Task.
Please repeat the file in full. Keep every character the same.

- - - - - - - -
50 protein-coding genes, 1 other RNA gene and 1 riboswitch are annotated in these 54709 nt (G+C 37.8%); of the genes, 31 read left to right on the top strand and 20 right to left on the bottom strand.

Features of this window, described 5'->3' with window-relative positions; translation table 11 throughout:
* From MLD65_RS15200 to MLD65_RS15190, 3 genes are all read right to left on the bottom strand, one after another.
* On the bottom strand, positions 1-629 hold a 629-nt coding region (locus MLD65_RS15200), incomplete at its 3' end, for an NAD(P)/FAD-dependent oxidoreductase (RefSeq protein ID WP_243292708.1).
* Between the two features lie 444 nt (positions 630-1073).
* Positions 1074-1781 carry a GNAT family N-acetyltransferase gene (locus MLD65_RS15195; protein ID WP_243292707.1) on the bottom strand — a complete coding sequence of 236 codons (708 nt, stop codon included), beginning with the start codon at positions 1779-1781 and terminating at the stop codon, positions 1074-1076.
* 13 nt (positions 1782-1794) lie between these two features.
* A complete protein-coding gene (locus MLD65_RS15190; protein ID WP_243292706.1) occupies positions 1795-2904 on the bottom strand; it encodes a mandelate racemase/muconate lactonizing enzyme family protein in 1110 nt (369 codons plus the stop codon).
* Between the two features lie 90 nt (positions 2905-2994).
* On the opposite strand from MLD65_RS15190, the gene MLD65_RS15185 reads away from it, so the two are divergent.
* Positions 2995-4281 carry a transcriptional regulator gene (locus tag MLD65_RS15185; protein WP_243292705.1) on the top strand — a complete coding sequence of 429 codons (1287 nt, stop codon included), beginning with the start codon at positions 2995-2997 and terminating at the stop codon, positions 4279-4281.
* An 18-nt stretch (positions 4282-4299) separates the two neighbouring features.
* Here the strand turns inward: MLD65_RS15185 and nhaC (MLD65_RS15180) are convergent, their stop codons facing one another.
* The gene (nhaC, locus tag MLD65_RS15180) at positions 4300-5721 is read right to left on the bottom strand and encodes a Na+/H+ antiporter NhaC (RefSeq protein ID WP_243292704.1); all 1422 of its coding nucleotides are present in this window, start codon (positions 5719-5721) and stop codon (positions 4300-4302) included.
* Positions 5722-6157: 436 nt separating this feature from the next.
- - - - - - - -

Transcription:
50 protein-coding genes, 1 other RNA gene and 1 riboswitch are annotated in these 54709 nt (G+C 37.8%); of the genes, 31 read left to right on the top strand and 20 right to left on the bottom strand.

Features of this window, described 5'->3' with window-relative positions; translation table 11 throughout:
* From MLD65_RS15200 to MLD65_RS15190, 3 genes are all read right to left on the bottom strand, one after another.
* On the bottom strand, positions 1-629 hold a 629-nt coding region (locus MLD65_RS15200), incomplete at its 3' end, for an NAD(P)/FAD-dependent oxidoreductase (RefSeq protein ID WP_243292708.1).
* Between the two features lie 444 nt (positions 630-1073).
* Positions 1074-1781 carry a GNAT family N-acetyltransferase gene (locus MLD65_RS15195; protein ID WP_243292707.1) on the bottom strand — a complete coding sequence of 236 codons (708 nt, stop codon included), beginning with the start codon at positions 1779-1781 and terminating at the stop codon, positions 1074-1076.
* 13 nt (positions 1782-1794) lie between these two features.
* A complete protein-coding gene (locus MLD65_RS15190; protein ID WP_243292706.1) occupies positions 1795-2904 on the bottom strand; it encodes a mandelate racemase/muconate lactonizing enzyme family protein in 1110 nt (369 codons plus the stop codon).
* Between the two features lie 90 nt (positions 2905-2994).
* On the opposite strand from MLD65_RS15190, the gene MLD65_RS15185 reads away from it, so the two are divergent.
* Positions 2995-4281 carry a transcriptional regulator gene (locus tag MLD65_RS15185; protein WP_243292705.1) on the top strand — a complete coding sequence of 429 codons (1287 nt, stop codon included), beginning with the start codon at positions 2995-2997 and terminating at the stop codon, positions 4279-4281.
* An 18-nt stretch (positions 4282-4299) separates the two neighbouring features.
* Here the strand turns inward: MLD65_RS15185 and nhaC (MLD65_RS15180) are convergent, their stop codons facing one another.
* The gene (nhaC, locus tag MLD65_RS15180) at positions 4300-5721 is read right to left on the bottom strand and encodes a Na+/H+ antiporter NhaC (RefSeq protein ID WP_243292704.1); all 1422 of its coding nucleotides are present in this window, start codon (positions 5719-5721) and stop codon (positions 4300-4302) included.
* Positions 5722-6157: 436 nt separating this feature from the next.